Think/Point/Shoot gives students a thorough overview of the role of ethics in modern media creation. Case studies emphasize the critical issues in global media ethics today in all stages of media creation from preproduction research and development, to production and post production. This volume features practicing filmmakers, journalists, and media creators who provide insight into dealing with real-world ethical dilemmas.
For this era, digital imagery, sounds, and web communication have opened doors to sharing thoughts and ideas instantaneously to potentially vast audiences. This presents exciting opportunities, but also serious ethical, legal, and social challenges. The cases and exercises found in this book are applicable to the current media field while still remaining grounded in strong ethical theory. Think/Point/Shoot explains the challenge of communicating a story to a worldwide audience while maintaining ethical standards.
A companion website provides additional resources for students and instructors:
- media ethics game
- chapter summaries and case studies
- important forms
Instructors will also find:
- classroom exercises
- video from the "Global Media Ethics" Conference from March 2013
Table of Contents
Preface. Section I: Think 1. Target Audience: Selecting a Concept and Style 2. Funding and Agendas 3. Framing 4. Wide Shot vs. Close Up 5. F-Stop: Power Differentials 6. Identities: Race, Ethnicity, Gender and Class Privilege Section II: Point 7. To Zoom or not to Zoom? 8. Rack Focus 9. Hidden Camera Section III: Shoot 10. The Ethical Cinematographer 11. Sound Recording and Ethics Section IV: Thoughts on Post Production Ethics 12. The Muscular Editor 13. Distribution Ethics 14. Copyright and the Right to Copy. Conclusion
Annette Danto is a filmmaker and Professor in the Department of Film at Brooklyn College. A three time awarded Fulbright Scholar in Filmmaking, Danto holds degrees from McGill University, Columbia University and New York University’s Tisch School of the Arts Maurice Kanbar Institute of Film, Television and New Media.
Mobina Hashmi is an Assistant Professor in the Department of Television and Radio at Brooklyn College, and the Director of the Center for Global Television. She has a BA from Dartmouth College, and a PhD in media and cultural studies from the University of Wisconsin at Madison. Her work has been published in Economic and Political Weekly and in South Asian History and Culture.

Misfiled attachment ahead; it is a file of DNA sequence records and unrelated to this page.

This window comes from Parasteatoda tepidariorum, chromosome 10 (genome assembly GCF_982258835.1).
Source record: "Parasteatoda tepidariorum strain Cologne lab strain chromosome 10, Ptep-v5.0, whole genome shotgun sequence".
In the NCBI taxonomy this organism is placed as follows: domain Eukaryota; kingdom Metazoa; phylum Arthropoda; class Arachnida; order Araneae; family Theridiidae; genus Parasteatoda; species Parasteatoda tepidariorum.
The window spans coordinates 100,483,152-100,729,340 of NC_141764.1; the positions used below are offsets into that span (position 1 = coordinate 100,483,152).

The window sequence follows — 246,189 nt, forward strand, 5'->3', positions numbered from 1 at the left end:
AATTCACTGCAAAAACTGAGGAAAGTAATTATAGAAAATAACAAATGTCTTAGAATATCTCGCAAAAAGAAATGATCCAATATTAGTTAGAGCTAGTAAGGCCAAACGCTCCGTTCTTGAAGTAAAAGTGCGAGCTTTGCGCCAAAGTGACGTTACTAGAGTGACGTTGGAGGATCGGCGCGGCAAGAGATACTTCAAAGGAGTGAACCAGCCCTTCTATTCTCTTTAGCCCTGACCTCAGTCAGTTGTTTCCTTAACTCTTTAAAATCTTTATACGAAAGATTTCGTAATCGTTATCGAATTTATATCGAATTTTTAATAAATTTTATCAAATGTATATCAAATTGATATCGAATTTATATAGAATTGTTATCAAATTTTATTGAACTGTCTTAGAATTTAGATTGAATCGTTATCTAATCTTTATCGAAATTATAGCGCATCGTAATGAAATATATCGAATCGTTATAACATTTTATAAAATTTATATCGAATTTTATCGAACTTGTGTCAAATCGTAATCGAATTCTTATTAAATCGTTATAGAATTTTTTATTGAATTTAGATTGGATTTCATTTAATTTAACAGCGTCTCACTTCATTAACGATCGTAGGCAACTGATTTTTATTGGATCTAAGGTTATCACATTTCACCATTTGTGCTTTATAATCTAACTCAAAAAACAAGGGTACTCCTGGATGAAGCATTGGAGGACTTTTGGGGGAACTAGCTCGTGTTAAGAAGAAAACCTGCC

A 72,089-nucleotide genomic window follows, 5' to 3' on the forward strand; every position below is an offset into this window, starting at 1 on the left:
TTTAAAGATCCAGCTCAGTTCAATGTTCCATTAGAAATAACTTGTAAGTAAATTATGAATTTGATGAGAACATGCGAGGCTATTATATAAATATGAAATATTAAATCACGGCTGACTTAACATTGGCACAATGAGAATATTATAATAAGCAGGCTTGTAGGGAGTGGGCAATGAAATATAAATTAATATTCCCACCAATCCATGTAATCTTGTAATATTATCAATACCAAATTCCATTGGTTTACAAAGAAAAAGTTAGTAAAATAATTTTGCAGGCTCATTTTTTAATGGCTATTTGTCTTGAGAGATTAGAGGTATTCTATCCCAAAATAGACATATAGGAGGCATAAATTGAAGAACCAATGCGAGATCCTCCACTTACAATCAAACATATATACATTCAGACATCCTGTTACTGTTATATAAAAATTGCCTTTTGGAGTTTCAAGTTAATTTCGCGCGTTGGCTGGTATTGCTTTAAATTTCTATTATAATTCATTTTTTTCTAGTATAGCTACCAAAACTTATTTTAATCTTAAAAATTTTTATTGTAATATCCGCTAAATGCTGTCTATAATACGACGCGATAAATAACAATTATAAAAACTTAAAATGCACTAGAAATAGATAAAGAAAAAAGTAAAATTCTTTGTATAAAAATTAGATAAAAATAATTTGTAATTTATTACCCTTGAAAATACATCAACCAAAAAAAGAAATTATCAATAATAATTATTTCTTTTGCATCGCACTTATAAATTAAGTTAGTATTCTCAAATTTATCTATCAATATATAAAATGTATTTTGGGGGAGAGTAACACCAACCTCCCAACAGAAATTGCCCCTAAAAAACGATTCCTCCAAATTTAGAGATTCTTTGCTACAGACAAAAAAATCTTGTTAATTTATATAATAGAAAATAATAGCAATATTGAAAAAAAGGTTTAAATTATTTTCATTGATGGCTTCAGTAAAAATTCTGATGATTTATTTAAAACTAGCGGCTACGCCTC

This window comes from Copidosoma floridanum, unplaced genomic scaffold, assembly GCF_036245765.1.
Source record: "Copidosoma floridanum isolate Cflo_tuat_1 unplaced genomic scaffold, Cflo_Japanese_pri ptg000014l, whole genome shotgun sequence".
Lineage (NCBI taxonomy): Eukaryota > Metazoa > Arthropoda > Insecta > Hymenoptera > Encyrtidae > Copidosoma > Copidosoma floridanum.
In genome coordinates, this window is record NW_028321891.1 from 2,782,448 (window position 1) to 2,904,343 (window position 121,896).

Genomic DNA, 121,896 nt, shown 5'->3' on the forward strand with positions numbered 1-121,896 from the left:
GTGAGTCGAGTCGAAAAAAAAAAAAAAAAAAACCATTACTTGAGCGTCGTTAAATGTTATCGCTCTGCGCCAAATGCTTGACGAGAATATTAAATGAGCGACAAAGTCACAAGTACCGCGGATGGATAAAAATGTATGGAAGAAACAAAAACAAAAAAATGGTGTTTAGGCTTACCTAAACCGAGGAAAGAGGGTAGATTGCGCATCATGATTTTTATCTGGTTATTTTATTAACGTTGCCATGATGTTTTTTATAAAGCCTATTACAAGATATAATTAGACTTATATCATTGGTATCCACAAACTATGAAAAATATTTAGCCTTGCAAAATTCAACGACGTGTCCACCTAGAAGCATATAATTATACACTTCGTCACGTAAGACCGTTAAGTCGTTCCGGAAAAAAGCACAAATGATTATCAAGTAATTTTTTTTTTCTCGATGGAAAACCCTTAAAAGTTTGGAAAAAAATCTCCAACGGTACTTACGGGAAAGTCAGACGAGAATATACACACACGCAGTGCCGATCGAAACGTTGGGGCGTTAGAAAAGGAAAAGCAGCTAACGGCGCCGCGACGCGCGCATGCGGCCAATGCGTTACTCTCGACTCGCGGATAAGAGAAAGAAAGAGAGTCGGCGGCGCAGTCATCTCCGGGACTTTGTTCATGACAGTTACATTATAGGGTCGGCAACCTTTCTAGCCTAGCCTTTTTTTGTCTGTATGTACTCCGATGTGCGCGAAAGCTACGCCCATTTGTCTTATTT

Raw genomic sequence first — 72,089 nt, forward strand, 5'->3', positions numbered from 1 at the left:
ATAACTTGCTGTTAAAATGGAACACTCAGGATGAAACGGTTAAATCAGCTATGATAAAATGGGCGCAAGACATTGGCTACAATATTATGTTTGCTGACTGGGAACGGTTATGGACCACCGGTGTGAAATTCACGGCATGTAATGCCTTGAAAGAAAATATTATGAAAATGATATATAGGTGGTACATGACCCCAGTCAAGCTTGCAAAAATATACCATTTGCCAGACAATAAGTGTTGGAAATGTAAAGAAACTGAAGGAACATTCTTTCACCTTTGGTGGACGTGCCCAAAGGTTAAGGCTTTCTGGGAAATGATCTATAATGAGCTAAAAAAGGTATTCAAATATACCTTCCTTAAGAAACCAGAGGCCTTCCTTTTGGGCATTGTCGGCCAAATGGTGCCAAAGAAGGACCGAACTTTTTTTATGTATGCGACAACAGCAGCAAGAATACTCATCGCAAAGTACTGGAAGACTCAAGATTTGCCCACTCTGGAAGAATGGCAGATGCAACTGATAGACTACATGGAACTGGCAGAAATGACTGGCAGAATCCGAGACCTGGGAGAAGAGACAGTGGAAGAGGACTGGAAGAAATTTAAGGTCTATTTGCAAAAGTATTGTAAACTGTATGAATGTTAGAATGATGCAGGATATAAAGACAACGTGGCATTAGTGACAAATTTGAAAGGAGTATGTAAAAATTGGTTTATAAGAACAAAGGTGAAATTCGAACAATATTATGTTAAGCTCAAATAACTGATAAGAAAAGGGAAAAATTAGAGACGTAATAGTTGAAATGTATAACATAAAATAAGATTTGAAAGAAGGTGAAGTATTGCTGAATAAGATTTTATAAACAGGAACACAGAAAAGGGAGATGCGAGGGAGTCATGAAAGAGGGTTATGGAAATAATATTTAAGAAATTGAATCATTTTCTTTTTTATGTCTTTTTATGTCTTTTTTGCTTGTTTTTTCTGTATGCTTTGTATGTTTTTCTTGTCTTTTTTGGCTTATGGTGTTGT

Lonnie Isabel is a reporter and Former Deputy Managing Editor of Newsday and Newsday-Laventhol Visiting Professor at Columbia University’s Graduate School of Journalism. Isabel is a 30-year veteran of the newspaper business and has worked as a political reporter, investigative reporter and editor for Newsday, Boston Globe, Boston Herald and Oakland Tribune. Isabel joined the newly-created CUNY Graduate School of Journalism in 2005.
Documentaries have ethical, moral, and social implications. What we shoot, how we shoot it, can lead to painful or dangerous consequences. As makers, we focus on our aims and are apt to miss what is unseen or unimagined, especially when working under pressure. But audiences and participants see our work from a multiplicity of perspectives, and quickly spot our lapses. Think/Point/Shoot is the collective experience of filmmaking, journalism, and academic professionals. It offers a lifetime of hard-won knowledge. So, if you work in actuality filmmaking, or want to, make use of the book and prepare for the pitfalls and creative possibilities of the media currently in use.
Michael Rabiger, author of Directing the Documentary
"...manages to provide some clarity to a subject shrouded in the murkiness of competing political agendas...The liberal use of case studies and real-life examples throughout the book is particularly effective. Each chapter ends with a summary of "Take-Home Points" and extensive bibliographies for additional reading. The real-life example on the final page is about the personal ramifications of "Twitter Shaming." This one lesson would qualify Think Point Shoot as recommended reading for teachers and parents dealing with all those thousands of kids running around with smartphones in their hands, making media."
Cynthia Close in Documentary Magazine